From minuscule bacteria to roaming elephants, life has taken hold of our planet. Through the process of evolution by natural selection, life on earth has taken various forms and utilizes all kinds of spaces. Even the most extreme environments such as our frozen poles, deep-sea hydrothermal vents, dry deserts, and poisonous waters, are inhabited by life. How animals evolve to survive and thrive in these environments is a curiosity that evolutionary biologists like Ryan Greenway at Kansas State University seek to understand. He and colleagues ask big questions, such as how do organisms adapt to different environments and how can that adaptation lead to new species forming in nature? Continue reading “Extremely Adapted!”
In case you didn’t know, there is a lab making glowing green baker’s yeast at K-State. Are these mad scientists trying to create neon green baked goods that will be a smash hit at parties? While some people may be sad to hear that’s not the case, these glowing green yeast are actually being used to investigate questions that might lead to treatments for cancer and other diseases. Continue reading “Yeast, genes, and green-glowing machines”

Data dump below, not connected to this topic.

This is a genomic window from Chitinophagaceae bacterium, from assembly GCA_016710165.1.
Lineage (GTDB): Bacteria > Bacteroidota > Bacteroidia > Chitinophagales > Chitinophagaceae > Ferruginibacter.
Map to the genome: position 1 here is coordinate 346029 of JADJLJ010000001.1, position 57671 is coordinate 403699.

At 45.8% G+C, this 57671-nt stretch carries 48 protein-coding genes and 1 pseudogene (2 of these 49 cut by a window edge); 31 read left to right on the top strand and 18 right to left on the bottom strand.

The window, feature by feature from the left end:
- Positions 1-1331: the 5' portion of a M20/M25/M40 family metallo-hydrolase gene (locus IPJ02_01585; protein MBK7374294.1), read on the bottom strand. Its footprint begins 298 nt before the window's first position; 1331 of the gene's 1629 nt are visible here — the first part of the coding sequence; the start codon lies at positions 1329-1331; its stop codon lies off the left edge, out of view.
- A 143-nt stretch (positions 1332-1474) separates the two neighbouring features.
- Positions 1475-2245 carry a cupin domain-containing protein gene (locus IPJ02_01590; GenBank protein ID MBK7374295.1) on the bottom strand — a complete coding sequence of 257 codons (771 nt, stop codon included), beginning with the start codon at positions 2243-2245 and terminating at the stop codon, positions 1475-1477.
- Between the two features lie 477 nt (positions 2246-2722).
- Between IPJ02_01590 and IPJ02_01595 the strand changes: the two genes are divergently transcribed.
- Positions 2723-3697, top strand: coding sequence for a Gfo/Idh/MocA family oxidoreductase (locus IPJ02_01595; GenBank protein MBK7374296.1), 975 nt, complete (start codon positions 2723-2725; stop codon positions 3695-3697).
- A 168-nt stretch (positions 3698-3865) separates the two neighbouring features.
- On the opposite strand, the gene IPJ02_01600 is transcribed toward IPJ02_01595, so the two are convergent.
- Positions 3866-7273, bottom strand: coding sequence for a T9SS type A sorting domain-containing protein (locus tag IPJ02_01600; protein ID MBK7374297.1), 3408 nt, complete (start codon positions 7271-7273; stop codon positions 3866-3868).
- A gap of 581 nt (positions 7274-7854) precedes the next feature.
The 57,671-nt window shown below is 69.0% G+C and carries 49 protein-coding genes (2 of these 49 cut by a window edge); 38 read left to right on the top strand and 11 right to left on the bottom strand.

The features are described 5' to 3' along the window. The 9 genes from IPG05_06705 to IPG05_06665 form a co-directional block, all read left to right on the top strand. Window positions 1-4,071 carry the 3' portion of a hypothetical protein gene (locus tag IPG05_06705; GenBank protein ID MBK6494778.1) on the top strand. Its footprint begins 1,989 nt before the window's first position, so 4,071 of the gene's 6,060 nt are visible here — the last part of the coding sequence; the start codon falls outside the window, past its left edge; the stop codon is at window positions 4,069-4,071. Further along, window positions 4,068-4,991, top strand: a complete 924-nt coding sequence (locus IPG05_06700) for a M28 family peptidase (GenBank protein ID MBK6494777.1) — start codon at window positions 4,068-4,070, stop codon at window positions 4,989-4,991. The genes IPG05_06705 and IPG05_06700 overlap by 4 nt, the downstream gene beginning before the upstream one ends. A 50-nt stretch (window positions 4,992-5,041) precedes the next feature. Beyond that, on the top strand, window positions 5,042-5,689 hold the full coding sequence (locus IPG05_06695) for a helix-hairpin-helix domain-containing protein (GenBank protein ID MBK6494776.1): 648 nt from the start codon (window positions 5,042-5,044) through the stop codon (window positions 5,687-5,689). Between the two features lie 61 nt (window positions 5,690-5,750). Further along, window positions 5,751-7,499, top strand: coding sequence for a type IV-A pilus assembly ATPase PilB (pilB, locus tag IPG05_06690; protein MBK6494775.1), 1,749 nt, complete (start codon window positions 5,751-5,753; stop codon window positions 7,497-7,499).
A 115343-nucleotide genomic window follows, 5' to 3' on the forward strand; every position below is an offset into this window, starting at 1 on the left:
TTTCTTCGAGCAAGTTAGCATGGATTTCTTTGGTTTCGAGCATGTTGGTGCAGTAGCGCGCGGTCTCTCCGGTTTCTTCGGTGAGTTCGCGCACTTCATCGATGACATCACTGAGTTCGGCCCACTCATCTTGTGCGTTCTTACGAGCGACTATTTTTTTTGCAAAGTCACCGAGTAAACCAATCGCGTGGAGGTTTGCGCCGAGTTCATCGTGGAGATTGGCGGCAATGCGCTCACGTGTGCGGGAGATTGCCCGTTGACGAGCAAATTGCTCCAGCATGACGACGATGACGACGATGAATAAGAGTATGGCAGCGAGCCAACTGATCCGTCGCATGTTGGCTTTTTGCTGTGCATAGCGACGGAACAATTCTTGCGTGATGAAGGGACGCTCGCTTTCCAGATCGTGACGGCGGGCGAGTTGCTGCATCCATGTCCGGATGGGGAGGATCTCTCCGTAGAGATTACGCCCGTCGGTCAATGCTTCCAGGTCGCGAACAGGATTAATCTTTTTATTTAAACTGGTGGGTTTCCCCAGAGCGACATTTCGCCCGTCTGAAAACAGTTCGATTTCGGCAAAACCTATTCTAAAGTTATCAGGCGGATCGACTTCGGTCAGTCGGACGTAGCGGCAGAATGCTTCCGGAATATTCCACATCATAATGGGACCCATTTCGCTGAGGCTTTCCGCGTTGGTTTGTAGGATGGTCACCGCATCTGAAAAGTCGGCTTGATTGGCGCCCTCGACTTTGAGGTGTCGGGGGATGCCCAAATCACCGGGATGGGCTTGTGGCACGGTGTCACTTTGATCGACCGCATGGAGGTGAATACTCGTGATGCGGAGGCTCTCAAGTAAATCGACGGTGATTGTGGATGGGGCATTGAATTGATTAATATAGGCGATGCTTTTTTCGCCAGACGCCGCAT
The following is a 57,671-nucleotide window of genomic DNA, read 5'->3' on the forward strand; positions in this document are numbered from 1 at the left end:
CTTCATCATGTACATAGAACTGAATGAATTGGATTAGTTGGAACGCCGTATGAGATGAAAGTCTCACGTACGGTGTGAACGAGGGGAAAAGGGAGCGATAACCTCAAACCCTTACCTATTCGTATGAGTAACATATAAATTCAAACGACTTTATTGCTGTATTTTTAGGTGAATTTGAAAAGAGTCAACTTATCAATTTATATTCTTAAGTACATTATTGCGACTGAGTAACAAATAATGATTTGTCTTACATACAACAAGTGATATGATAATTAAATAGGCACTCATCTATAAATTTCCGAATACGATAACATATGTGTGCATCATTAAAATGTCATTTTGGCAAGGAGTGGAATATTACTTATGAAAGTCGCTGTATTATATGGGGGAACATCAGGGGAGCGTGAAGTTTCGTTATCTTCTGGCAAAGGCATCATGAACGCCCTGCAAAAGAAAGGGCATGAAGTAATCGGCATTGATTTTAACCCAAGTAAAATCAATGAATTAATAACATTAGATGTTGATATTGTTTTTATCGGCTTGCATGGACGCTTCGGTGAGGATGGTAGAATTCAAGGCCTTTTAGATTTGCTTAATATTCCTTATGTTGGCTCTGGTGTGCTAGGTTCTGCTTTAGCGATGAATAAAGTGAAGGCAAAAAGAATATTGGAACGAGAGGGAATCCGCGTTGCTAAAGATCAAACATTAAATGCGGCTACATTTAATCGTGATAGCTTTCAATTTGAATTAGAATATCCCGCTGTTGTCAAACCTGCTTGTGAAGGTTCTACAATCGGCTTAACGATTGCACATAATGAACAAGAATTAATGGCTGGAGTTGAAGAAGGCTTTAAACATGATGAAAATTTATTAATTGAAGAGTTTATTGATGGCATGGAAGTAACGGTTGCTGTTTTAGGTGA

You might have heard numbers in climate change news describing the total amount of carbon dioxide, a potent greenhouse gas, that is released across the entire earth within a year. So how do scientists calculate this annual number? Some parts of this calculation are relatively straightforward, like adding up the amount of carbon dioxide released from burning oil or gas around the world. Others are more complex and some even require diving into the soil to look closely at the lives of tiny organisms like bacteria and fungi.
The scent of an oak forest wafts out of the office of Sophie Higgs, a graduate student in the Division of Biology at Kansas State University. Inside her office, the floor is completely covered with black bags stuffed with oak leaves that she had collected over the past week. No, these leaves are not an extreme attempt to freshen the air after she had microwaved fish for lunch that day. The bags of leaf litter are important tools for conducting her research.